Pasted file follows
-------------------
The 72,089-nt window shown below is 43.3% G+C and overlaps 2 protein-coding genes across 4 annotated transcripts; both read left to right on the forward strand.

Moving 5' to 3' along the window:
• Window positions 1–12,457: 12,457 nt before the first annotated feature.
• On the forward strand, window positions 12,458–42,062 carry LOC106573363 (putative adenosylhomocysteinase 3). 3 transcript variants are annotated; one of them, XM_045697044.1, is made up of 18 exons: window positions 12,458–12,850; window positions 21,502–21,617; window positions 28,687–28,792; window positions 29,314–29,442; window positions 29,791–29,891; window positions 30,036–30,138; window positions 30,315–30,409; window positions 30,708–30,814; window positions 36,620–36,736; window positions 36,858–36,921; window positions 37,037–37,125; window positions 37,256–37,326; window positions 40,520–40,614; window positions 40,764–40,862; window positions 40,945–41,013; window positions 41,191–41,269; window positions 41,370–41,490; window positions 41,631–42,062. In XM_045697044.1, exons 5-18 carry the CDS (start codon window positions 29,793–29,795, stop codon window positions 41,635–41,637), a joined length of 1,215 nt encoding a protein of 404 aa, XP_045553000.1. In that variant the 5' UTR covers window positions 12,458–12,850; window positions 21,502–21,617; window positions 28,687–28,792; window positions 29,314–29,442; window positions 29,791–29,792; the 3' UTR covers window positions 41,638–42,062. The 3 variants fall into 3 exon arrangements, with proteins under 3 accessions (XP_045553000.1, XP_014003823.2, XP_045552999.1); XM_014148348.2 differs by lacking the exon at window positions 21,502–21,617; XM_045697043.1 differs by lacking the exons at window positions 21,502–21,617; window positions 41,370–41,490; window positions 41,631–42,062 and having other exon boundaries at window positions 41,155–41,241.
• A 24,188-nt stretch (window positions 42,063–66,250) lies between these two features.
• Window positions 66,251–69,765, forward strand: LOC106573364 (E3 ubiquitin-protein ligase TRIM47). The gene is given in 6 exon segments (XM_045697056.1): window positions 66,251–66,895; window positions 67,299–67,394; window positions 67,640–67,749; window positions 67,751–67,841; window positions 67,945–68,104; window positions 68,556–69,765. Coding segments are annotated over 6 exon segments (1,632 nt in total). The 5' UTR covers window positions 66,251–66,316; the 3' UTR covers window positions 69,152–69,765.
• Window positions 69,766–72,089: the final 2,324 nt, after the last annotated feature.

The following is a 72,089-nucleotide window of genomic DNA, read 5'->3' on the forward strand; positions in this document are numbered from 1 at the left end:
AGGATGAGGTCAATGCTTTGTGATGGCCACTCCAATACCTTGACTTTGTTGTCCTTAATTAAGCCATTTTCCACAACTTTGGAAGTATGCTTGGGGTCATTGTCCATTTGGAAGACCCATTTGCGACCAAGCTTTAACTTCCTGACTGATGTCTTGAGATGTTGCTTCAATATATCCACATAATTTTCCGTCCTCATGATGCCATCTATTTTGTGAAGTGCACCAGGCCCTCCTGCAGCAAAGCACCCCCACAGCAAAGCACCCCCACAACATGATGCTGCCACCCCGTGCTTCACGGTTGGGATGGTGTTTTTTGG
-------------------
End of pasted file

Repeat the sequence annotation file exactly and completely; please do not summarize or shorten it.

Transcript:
The 72,089-nt window shown below is 43.3% G+C and overlaps 2 protein-coding genes across 4 annotated transcripts; both read left to right on the forward strand.

Moving 5' to 3' along the window:
• Window positions 1–12,457: 12,457 nt before the first annotated feature.
• On the forward strand, window positions 12,458–42,062 carry LOC106573363 (putative adenosylhomocysteinase 3). 3 transcript variants are annotated; one of them, XM_045697044.1, is made up of 18 exons: window positions 12,458–12,850; window positions 21,502–21,617; window positions 28,687–28,792; window positions 29,314–29,442; window positions 29,791–29,891; window positions 30,036–30,138; window positions 30,315–30,409; window positions 30,708–30,814; window positions 36,620–36,736; window positions 36,858–36,921; window positions 37,037–37,125; window positions 37,256–37,326; window positions 40,520–40,614; window positions 40,764–40,862; window positions 40,945–41,013; window positions 41,191–41,269; window positions 41,370–41,490; window positions 41,631–42,062. In XM_045697044.1, exons 5-18 carry the CDS (start codon window positions 29,793–29,795, stop codon window positions 41,635–41,637), a joined length of 1,215 nt encoding a protein of 404 aa, XP_045553000.1. In that variant the 5' UTR covers window positions 12,458–12,850; window positions 21,502–21,617; window positions 28,687–28,792; window positions 29,314–29,442; window positions 29,791–29,792; the 3' UTR covers window positions 41,638–42,062. The 3 variants fall into 3 exon arrangements, with proteins under 3 accessions (XP_045553000.1, XP_014003823.2, XP_045552999.1); XM_014148348.2 differs by lacking the exon at window positions 21,502–21,617; XM_045697043.1 differs by lacking the exons at window positions 21,502–21,617; window positions 41,370–41,490; window positions 41,631–42,062 and having other exon boundaries at window positions 41,155–41,241.
• A 24,188-nt stretch (window positions 42,063–66,250) lies between these two features.
• Window positions 66,251–69,765, forward strand: LOC106573364 (E3 ubiquitin-protein ligase TRIM47). The gene is given in 6 exon segments (XM_045697056.1): window positions 66,251–66,895; window positions 67,299–67,394; window positions 67,640–67,749; window positions 67,751–67,841; window positions 67,945–68,104; window positions 68,556–69,765. Coding segments are annotated over 6 exon segments (1,632 nt in total). The 5' UTR covers window positions 66,251–66,316; the 3' UTR covers window positions 69,152–69,765.
• Window positions 69,766–72,089: the final 2,324 nt, after the last annotated feature.

The following is a 72,089-nucleotide window of genomic DNA, read 5'->3' on the forward strand; positions in this document are numbered from 1 at the left end:
AGGATGAGGTCAATGCTTTGTGATGGCCACTCCAATACCTTGACTTTGTTGTCCTTAATTAAGCCATTTTCCACAACTTTGGAAGTATGCTTGGGGTCATTGTCCATTTGGAAGACCCATTTGCGACCAAGCTTTAACTTCCTGACTGATGTCTTGAGATGTTGCTTCAATATATCCACATAATTTTCCGTCCTCATGATGCCATCTATTTTGTGAAGTGCACCAGGCCCTCCTGCAGCAAAGCACCCCCACAGCAAAGCACCCCCACAACATGATGCTGCCACCCCGTGCTTCACGGTTGGGATGGTGTTTTTTGG